Gifford v. Social Security Administration Commissioner

Filing 13

ORDER declining to adopt 11 Report and Recommendations. Signed by Honorable P. K. Holmes, III on July 24, 2013. (lw)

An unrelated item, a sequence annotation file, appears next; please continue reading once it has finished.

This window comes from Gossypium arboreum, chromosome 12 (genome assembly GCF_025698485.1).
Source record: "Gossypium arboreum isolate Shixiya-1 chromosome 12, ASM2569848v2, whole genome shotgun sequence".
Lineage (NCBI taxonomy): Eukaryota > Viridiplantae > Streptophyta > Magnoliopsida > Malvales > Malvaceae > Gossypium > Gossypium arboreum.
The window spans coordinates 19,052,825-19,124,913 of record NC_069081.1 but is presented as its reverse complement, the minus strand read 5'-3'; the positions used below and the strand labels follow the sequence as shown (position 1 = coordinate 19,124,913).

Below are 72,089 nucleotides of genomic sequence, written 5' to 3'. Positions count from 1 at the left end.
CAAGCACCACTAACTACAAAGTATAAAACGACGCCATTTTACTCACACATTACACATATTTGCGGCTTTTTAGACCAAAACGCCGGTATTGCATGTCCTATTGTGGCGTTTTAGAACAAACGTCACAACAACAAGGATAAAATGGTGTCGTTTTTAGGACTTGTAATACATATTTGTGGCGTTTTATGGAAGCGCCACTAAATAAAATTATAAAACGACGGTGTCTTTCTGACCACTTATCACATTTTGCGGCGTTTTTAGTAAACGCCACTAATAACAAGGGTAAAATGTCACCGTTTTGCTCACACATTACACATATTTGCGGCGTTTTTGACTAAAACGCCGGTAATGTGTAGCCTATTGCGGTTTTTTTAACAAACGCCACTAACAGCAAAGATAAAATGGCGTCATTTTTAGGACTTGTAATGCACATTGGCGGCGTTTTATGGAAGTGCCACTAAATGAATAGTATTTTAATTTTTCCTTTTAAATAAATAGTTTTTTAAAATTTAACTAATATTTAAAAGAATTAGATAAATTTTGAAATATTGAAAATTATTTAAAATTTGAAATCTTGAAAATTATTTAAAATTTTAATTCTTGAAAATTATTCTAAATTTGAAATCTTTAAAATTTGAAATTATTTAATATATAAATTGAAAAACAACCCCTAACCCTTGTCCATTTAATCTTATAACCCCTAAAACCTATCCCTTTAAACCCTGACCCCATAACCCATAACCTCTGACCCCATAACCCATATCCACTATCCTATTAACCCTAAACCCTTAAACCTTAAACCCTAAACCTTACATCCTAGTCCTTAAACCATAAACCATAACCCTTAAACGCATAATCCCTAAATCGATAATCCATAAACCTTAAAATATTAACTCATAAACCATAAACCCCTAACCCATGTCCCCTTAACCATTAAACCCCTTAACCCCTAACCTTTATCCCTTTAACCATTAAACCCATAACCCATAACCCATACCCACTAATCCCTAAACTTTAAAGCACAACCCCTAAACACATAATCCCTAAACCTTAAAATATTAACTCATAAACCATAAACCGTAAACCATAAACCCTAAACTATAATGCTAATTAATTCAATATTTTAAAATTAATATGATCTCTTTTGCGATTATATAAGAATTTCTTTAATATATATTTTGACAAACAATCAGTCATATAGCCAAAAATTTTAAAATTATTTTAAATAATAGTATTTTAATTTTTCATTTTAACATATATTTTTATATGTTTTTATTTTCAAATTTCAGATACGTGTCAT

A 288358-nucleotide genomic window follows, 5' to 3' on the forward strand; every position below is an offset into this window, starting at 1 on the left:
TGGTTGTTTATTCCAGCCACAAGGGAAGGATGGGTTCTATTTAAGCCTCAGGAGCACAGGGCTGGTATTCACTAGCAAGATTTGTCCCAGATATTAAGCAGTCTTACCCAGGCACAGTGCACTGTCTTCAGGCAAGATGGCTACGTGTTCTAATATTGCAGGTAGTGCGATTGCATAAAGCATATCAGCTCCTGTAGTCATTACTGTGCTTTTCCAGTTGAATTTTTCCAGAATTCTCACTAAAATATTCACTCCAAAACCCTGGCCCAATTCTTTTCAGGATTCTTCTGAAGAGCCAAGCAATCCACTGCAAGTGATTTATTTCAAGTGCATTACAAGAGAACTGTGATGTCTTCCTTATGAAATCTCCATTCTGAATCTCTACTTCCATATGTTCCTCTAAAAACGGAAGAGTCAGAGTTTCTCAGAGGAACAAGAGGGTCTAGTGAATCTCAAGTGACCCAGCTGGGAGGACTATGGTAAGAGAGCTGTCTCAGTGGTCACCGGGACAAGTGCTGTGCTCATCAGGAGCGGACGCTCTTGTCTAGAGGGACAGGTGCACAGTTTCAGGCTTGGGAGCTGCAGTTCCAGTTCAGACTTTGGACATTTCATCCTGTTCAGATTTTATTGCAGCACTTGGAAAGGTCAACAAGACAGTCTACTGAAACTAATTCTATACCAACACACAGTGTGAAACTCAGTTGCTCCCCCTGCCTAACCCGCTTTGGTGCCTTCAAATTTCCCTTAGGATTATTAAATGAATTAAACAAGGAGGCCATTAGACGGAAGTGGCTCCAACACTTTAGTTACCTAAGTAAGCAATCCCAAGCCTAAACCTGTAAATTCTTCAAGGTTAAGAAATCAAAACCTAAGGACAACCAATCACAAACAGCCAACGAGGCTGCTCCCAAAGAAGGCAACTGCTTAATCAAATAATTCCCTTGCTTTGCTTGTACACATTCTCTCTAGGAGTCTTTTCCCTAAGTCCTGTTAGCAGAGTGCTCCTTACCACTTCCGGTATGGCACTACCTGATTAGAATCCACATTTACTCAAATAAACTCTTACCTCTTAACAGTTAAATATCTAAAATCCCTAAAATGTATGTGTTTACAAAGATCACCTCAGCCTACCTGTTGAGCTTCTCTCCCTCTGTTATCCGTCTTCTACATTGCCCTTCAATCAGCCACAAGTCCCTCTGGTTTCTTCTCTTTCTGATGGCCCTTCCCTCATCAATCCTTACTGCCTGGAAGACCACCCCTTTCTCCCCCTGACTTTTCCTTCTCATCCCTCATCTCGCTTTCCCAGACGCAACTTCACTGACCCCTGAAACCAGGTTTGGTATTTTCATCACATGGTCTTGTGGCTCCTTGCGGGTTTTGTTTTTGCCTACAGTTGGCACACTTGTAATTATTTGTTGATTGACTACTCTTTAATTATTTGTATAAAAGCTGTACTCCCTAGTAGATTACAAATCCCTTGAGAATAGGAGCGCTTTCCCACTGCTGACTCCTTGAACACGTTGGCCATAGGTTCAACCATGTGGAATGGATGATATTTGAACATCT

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IN THE UNITED STATES DISTRICT COURT WESTERN DISTRICT OF ARKANSAS FORT SMITH DIVISION TAMMY L. GIFFORD v. PLAINTIFF Case No. 2:12-CV-02215 CAROLYN W. COLVIN, Commissioner of Social Security Administration DEFENDANT ORDER The Court has received proposed findings and recommendations (Doc. 11) from Chief United States Magistrate Judge James R. Marschewski. Plaintiff timely filed objections to the Magistrate’s report and recommendations. Defendant has not filed a response to Plaintiff’s objections, and the response period has passed. After reviewing the record de novo as to Plaintiff’s objections, the Court declines to adopt the report and recommendations and finds that the decision of the Administrative Law Judge (“ALJ”) should be reversed and this case remanded for further consideration. In reviewing the record de novo as to Plaintiff’s objections, the Court must determine whether the Commissioner’s decision is supported by substantial evidence in the record as a whole. 42 U.S.C. § 405(g); Ramirez v. Barnhart, 292 F.3d 576, 583 (8th Cir. 2002). “Substantial evidence ‘is less than a preponderance, but is enough that a reasonable mind would find it adequate to support the Commissioner’s conclusion.’” Maresh v. Barnhart, 438 F.3d 897, 898 (8th Cir. 2006) (quoting McKinney v. Apfel, 228 F.3d 860, 863 (8th Cir. 2000)). The “court will ‘consider evidence that detracts from the Commissioner’s decision as well as evidence that supports it.’” Id. (quoting McKinney, 228 F.3d at 863). The ALJ must go through the following sequential analysis to determine if a claimant is disabled: (1) whether the claimant has engaged in substantial gainful activity since filing her claim; (2) whether the claimant has a severe physical and/or mental impairment or combination of -1- impairments; (3) whether the impairment(s) meet or equal an impairment in the listings; (4) whether the impairment(s) prevent the claimant from doing past relevant work; and (5) whether the claimant is able to perform other work in the national economy given her age, education, and experience. 20 C.F.R. § 404.1520(a)-(f). Plaintiff Tammy L. Gifford argues that the consultative medical examination ordered by the ALJ was improperly performed by a nurse practitioner with no assistance or approval from a licensed physician. Gifford argues that the nurse practitioner’s findings were not actually signed by a licensed physician but, rather, the nurse practitioner simply rubber-stamped the physician’s signature on the evaluation. The Commissioner does not appear to contest that the exam was performed by a nurse practitioner, but argues that the nurse practitioner’s opinion was validly considered by the ALJ1 as an acceptable “other source.” The Commissioner also argues that the use of nurse practitioners is commonplace and that Gifford failed to object to the fact that her examination was conducted by a nurse practitioner. The Commissioner’s arguments miss the mark. While it may be commonplace to use a nurse practitioner and the ALJ may be able to consider the nurse practitioner’s opinion, the problem in this case appears to be that—discounting the nurse practitioner’s evaluation as well as that of Gifford’s chiropractor—no licensed physician examined Gifford and made findings as to any work-related limitations she might have due to her impairments. Furthermore, Gifford cannot be charged with knowing, at the time of the hearing, how the ALJ was going to treat the nurse practitioner’s findings and what weight the ALJ was going to give those findings. It does not appear that Gifford is objecting to fact that a nurse practitioner conducted the examination, per se, but rather to the fact that 1 The Court notes that the ALJ did not recognize, in his opinion, that the consultative examination was performed by a nurse practitioner, but instead attributes the findings resulting from the examination to Dr. Becky Floyd herself. -2- the nurse practitioner’s findings were weighed more heavily in the balance than they perhaps should have been, given that they were not the findings of a licensed physician. “It is . . . well settled law that it is the duty of the ALJ to fully and fairly develop the record, even when, as in this case, the claimant is represented by counsel.” Nevland v. Apfel, 204 F.3d 853, 857 (8th Cir. 2000). In determining whether an ALJ has fully and fairly developed the record, the proper inquiry is whether the record contained sufficient evidence for the ALJ to make an informed decision. See Haley v. Massanari, 258 F.3d 742, 748 (8th Cir. 2001). “Some medical evidence must support the determination of the claimant’s RFC, and the ALJ should obtain medical evidence that addresses the claimant’s ability to function in the workplace.” Baldwin v. Barnhart, 349 F.3d 549, 556 (8th Cir. 2003) (internal citation and quotations omitted). “In evaluating a claimant’s RFC, the ALJ is not limited to considering medical evidence, but is required to consider at least some supporting evidence from a professional.” Id. In the instant case, there is a lack of evidence from acceptable medical sources2 to determine whether or to what extent Gifford has established impairments that limit her ability to function in a workplace. Although the ALJ did order a consultative examination in order to develop the record, it appears that the examination was improperly performed without the assistance of a licensed physician such that the findings cannot be relied upon to establish whether Gifford did or did not have certain medically determinable impairments. Without a full development of the record, the Court cannot find that the ALJ’s formation of Gifford’s RFC, and his ultimate decision to deny benefits are supported by substantial evidence on the record as a whole. On remand, the ALJ should order a consultative examination of Gifford, to be completed by or with the assistance of a licensed 2 An individual who is not an acceptable medical source, as defined by 20 C.F.R. §§ 404.1502 and 416.902, cannot establish a medically determinable impairment. 20 C.F.R. §§ 404.1513(a)(d), 416.913(a)(d). -3- physician and to include an assessment of any and all work-related limitations caused by Gifford’s impairments. In light of the fact that the Court has found that the ALJ must more fully develop the record, the Court declines to reach the other issues raised by Gifford, including whether the ALJ properly assessed Gifford’s credibility. Gifford’s credibility should be re-assessed based on the record developed on remand. While the Court makes no finding as to whether the ALJ’s assessment of Gifford’s credibility in the instant matter was proper, the ALJ is encouraged to clearly explain any reasons for discrediting Gifford’s testimony on remand and to assess Gifford’s credibility using the proper Polaski factors. The Court therefore declines to adopt the report and recommendations (Doc. 11) of the Magistrate. IT IS THEREFORE ORDERED that the decision of the Administrative Law Judge is reversed, and this case is remanded to the Commissioner for further consideration pursuant to sentence four of 42 U.S.C. § 405(g). Judgment will be entered accordingly. IT IS SO ORDERED this 24th day of July, 2013. /s/P. K. Holmes, III P.K. HOLMES, III CHIEF U.S. DISTRICT JUDGE -4-